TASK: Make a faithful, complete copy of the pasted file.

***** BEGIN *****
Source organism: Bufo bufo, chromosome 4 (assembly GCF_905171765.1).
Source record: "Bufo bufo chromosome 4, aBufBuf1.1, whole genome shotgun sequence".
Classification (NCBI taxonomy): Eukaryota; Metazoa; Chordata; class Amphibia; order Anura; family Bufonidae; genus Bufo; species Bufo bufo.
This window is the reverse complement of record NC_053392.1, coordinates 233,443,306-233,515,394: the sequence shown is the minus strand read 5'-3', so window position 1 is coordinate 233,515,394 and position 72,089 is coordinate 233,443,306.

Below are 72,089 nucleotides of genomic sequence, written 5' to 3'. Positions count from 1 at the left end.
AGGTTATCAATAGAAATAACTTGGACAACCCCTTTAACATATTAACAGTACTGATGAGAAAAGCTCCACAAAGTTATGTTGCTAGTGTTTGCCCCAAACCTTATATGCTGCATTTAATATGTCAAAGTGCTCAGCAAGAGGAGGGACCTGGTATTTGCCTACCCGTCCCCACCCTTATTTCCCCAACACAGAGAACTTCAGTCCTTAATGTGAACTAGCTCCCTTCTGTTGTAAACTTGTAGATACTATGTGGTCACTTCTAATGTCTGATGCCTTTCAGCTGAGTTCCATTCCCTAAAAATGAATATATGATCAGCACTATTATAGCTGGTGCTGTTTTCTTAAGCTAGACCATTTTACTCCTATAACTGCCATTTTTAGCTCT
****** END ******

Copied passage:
Source organism: Bufo bufo, chromosome 4 (assembly GCF_905171765.1).
Source record: "Bufo bufo chromosome 4, aBufBuf1.1, whole genome shotgun sequence".
Classification (NCBI taxonomy): Eukaryota; Metazoa; Chordata; class Amphibia; order Anura; family Bufonidae; genus Bufo; species Bufo bufo.
This window is the reverse complement of record NC_053392.1, coordinates 233,443,306-233,515,394: the sequence shown is the minus strand read 5'-3', so window position 1 is coordinate 233,515,394 and position 72,089 is coordinate 233,443,306.

Below are 72,089 nucleotides of genomic sequence, written 5' to 3'. Positions count from 1 at the left end.
AGGTTATCAATAGAAATAACTTGGACAACCCCTTTAACATATTAACAGTACTGATGAGAAAAGCTCCACAAAGTTATGTTGCTAGTGTTTGCCCCAAACCTTATATGCTGCATTTAATATGTCAAAGTGCTCAGCAAGAGGAGGGACCTGGTATTTGCCTACCCGTCCCCACCCTTATTTCCCCAACACAGAGAACTTCAGTCCTTAATGTGAACTAGCTCCCTTCTGTTGTAAACTTGTAGATACTATGTGGTCACTTCTAATGTCTGATGCCTTTCAGCTGAGTTCCATTCCCTAAAAATGAATATATGATCAGCACTATTATAGCTGGTGCTGTTTTCTTAAGCTAGACCATTTTACTCCTATAACTGCCATTTTTAGCTCT